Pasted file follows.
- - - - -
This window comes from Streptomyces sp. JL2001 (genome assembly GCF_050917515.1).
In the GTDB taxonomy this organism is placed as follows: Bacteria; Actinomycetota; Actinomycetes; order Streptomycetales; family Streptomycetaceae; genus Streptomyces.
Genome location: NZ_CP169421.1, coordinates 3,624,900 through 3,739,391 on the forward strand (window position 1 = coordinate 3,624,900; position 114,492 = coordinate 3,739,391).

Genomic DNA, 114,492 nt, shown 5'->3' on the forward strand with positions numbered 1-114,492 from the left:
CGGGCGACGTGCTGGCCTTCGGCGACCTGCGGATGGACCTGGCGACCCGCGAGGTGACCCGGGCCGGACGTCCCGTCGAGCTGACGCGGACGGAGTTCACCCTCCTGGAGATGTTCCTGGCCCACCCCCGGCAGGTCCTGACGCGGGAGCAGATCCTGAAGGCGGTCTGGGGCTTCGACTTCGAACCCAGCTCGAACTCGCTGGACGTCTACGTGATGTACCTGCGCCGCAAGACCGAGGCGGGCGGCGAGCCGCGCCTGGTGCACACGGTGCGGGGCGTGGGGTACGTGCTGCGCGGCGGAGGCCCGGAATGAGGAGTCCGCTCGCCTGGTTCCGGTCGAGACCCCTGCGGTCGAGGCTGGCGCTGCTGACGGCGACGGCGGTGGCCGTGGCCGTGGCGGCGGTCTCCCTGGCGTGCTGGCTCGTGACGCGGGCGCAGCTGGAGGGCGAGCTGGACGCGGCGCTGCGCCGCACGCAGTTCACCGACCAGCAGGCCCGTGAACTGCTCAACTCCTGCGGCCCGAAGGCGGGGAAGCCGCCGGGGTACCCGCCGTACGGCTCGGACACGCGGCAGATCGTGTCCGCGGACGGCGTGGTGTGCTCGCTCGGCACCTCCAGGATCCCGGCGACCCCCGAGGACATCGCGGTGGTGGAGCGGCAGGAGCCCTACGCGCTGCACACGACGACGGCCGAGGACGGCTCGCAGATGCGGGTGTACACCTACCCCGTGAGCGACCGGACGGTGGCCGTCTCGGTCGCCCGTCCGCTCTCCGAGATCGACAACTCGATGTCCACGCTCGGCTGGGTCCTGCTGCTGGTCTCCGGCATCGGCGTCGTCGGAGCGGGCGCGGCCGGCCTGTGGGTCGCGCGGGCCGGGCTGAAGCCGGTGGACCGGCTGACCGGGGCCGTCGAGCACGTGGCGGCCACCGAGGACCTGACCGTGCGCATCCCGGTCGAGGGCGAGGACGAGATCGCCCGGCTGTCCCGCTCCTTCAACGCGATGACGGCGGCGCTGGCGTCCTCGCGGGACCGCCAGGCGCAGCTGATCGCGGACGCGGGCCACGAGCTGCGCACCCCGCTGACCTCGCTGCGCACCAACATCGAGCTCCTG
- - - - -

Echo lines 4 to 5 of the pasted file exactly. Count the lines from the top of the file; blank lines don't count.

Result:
Genomic DNA, 114,492 nt, shown 5'->3' on the forward strand with positions numbered 1-114,492 from the left:
CGGGCGACGTGCTGGCCTTCGGCGACCTGCGGATGGACCTGGCGACCCGCGAGGTGACCCGGGCCGGACGTCCCGTCGAGCTGACGCGGACGGAGTTCACCCTCCTGGAGATGTTCCTGGCCCACCCCCGGCAGGTCCTGACGCGGGAGCAGATCCTGAAGGCGGTCTGGGGCTTCGACTTCGAACCCAGCTCGAACTCGCTGGACGTCTACGTGATGTACCTGCGCCGCAAGACCGAGGCGGGCGGCGAGCCGCGCCTGGTGCACACGGTGCGGGGCGTGGGGTACGTGCTGCGCGGCGGAGGCCCGGAATGAGGAGTCCGCTCGCCTGGTTCCGGTCGAGACCCCTGCGGTCGAGGCTGGCGCTGCTGACGGCGACGGCGGTGGCCGTGGCCGTGGCGGCGGTCTCCCTGGCGTGCTGGCTCGTGACGCGGGCGCAGCTGGAGGGCGAGCTGGACGCGGCGCTGCGCCGCACGCAGTTCACCGACCAGCAGGCCCGTGAACTGCTCAACTCCTGCGGCCCGAAGGCGGGGAAGCCGCCGGGGTACCCGCCGTACGGCTCGGACACGCGGCAGATCGTGTCCGCGGACGGCGTGGTGTGCTCGCTCGGCACCTCCAGGATCCCGGCGACCCCCGAGGACATCGCGGTGGTGGAGCGGCAGGAGCCCTACGCGCTGCACACGACGACGGCCGAGGACGGCTCGCAGATGCGGGTGTACACCTACCCCGTGAGCGACCGGACGGTGGCCGTCTCGGTCGCCCGTCCGCTCTCCGAGATCGACAACTCGATGTCCACGCTCGGCTGGGTCCTGCTGCTGGTCTCCGGCATCGGCGTCGTCGGAGCGGGCGCGGCCGGCCTGTGGGTCGCGCGGGCCGGGCTGAAGCCGGTGGACCGGCTGACCGGGGCCGTCGAGCACGTGGCGGCCACCGAGGACCTGACCGTGCGCATCCCGGTCGAGGGCGAGGACGAGATCGCCCGGCTGTCCCGCTCCTTCAACGCGATGACGGCGGCGCTGGCGTCCTCGCGGGACCGCCAGGCGCAGCTGATCGCGGACGCGGGCCACGAGCTGCGCACCCCGCTGACCTCGCTGCGCACCAACATCGAGCTCCTG